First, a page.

Montessori and Reggio Emilia: Child-Centered Learning
In a Montessori classroom, you’ll see children pouring and tonging, peeling potatoes, chopping and slicing with knives, sewing and table scrubbing — practical tasks you do in life.
Jodie Whitman is the director of Lake Hills Montessori in Tulsa, an early childhood program for children ages 18 months to 6 years.
She says this practical real-life education teaches children responsibility and helps them to read.
By moving left to right and top to bottom, the activities reinforce the reading coordinates even before children start reading.
“When you’re doing all these different things, it’s the hand and eye coordination that you’re developing,” Whitman says, “And when you’re doing the tonging or the pinching skills, like for dropping water droplets on top of a specific point, that’s building up that pincer grip, which is a prerequisite for writing. You have to have a strong pincer grip in order to hold a pencil or pen.”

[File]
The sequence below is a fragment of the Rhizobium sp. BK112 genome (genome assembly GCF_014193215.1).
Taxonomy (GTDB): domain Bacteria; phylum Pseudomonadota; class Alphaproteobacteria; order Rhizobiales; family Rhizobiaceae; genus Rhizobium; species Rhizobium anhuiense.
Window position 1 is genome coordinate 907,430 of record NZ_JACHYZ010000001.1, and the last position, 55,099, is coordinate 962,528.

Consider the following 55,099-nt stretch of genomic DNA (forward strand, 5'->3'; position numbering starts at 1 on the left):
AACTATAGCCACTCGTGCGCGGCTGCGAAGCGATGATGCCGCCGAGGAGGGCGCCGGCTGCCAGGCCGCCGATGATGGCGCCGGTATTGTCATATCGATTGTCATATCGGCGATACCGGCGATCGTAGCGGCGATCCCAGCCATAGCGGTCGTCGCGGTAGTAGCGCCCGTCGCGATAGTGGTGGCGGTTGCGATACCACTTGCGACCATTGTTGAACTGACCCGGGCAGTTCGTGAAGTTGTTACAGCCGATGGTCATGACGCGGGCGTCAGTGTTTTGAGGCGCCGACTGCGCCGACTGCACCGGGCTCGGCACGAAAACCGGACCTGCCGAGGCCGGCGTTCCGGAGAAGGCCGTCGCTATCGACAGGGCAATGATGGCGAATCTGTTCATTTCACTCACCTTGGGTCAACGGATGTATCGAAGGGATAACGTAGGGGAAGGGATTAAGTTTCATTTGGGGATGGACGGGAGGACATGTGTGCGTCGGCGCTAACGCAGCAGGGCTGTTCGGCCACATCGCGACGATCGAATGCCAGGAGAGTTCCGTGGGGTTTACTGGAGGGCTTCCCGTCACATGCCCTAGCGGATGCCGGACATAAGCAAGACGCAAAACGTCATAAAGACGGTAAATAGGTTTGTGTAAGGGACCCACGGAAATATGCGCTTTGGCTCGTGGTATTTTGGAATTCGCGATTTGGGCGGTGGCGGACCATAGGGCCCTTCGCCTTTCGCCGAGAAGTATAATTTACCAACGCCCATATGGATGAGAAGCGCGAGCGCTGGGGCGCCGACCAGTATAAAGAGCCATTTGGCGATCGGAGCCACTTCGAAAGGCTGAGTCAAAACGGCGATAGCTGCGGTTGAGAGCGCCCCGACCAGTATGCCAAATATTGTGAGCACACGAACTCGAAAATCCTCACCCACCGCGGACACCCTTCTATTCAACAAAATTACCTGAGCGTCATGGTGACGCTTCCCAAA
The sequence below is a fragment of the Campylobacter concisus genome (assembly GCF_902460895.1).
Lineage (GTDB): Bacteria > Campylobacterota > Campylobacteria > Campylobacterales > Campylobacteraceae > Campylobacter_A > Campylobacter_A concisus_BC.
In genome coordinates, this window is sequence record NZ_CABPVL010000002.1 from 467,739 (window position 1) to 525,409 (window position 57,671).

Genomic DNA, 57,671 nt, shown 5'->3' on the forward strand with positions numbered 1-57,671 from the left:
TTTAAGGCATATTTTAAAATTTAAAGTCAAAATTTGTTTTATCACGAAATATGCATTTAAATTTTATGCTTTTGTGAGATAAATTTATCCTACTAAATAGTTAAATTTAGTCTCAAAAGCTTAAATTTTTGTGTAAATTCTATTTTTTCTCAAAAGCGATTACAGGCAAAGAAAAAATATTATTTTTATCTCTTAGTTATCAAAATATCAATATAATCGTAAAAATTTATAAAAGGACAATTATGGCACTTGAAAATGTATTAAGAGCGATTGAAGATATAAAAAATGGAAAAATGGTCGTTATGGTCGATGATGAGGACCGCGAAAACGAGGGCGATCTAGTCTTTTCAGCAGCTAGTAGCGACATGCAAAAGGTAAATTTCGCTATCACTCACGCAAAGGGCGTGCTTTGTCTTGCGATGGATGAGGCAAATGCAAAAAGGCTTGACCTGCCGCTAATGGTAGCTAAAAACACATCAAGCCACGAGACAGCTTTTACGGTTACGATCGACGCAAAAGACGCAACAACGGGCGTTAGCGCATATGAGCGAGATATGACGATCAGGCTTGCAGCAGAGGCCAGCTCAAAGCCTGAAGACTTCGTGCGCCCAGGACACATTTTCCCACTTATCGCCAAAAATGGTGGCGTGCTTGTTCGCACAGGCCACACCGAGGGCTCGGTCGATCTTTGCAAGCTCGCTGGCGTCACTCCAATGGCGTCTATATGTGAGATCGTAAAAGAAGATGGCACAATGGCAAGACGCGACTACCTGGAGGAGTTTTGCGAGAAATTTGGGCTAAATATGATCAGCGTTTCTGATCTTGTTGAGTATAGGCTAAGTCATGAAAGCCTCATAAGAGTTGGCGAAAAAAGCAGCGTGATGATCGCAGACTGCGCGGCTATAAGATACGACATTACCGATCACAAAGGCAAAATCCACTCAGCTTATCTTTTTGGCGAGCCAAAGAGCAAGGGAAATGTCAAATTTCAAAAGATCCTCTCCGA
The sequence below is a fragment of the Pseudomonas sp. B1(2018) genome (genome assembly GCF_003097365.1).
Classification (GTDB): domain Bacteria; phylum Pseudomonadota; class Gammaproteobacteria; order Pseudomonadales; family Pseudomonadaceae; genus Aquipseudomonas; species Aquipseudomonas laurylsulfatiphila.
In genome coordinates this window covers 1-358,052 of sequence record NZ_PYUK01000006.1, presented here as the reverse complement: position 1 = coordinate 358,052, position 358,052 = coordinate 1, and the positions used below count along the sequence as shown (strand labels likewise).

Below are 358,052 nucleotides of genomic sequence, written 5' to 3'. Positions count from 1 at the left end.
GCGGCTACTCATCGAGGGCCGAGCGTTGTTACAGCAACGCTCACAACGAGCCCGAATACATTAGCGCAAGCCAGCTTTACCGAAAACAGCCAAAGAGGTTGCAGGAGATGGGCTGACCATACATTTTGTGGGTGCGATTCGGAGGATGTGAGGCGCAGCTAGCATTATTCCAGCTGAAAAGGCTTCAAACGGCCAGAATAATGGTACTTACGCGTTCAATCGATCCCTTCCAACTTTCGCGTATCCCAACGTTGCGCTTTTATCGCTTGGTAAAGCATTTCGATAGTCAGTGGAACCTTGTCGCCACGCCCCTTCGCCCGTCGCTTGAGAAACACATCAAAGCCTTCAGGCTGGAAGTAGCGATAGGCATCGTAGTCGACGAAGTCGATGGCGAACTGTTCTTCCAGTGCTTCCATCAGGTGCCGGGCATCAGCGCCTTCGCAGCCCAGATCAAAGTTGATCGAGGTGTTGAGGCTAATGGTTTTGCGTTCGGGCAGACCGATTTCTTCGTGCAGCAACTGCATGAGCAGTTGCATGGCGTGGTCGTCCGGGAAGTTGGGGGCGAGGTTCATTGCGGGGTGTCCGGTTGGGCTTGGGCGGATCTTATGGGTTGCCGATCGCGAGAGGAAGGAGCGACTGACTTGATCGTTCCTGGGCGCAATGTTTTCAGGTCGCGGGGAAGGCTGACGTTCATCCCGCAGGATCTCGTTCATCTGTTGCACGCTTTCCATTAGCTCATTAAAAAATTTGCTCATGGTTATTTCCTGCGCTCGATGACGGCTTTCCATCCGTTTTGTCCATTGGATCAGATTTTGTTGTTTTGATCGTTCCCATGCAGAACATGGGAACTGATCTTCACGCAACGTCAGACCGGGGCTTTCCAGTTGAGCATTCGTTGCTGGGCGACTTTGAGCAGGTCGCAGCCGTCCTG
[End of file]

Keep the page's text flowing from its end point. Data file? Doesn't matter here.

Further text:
Whitman’s sister, Sandy Karnstadt, is the Head of Schools and Founder of the two Lake Hills Montessori campuses in Texas.
She says these activities also develop the student’s concentration and completion of a task. Then, they put the materials away in consideration for the next child who uses it.
“You can’t just leave a knife. You have to go put it where it belongs, so nobody gets hurt,” Whitman says.
That care for others is also part of the social graces curriculum in the Montessori model.
“We give them the mindset that it’s your responsibility to take care of yourself and your surroundings and others, and if you have a conflict with someone, you need to resolve that,” Whitman says. “You’re a peacemaker versus going to tattle-tale to the teacher.”
That practical, tangible method is also used with academics.
Whitman says the Montessori materials lay a foundation of knowledge that stays with students.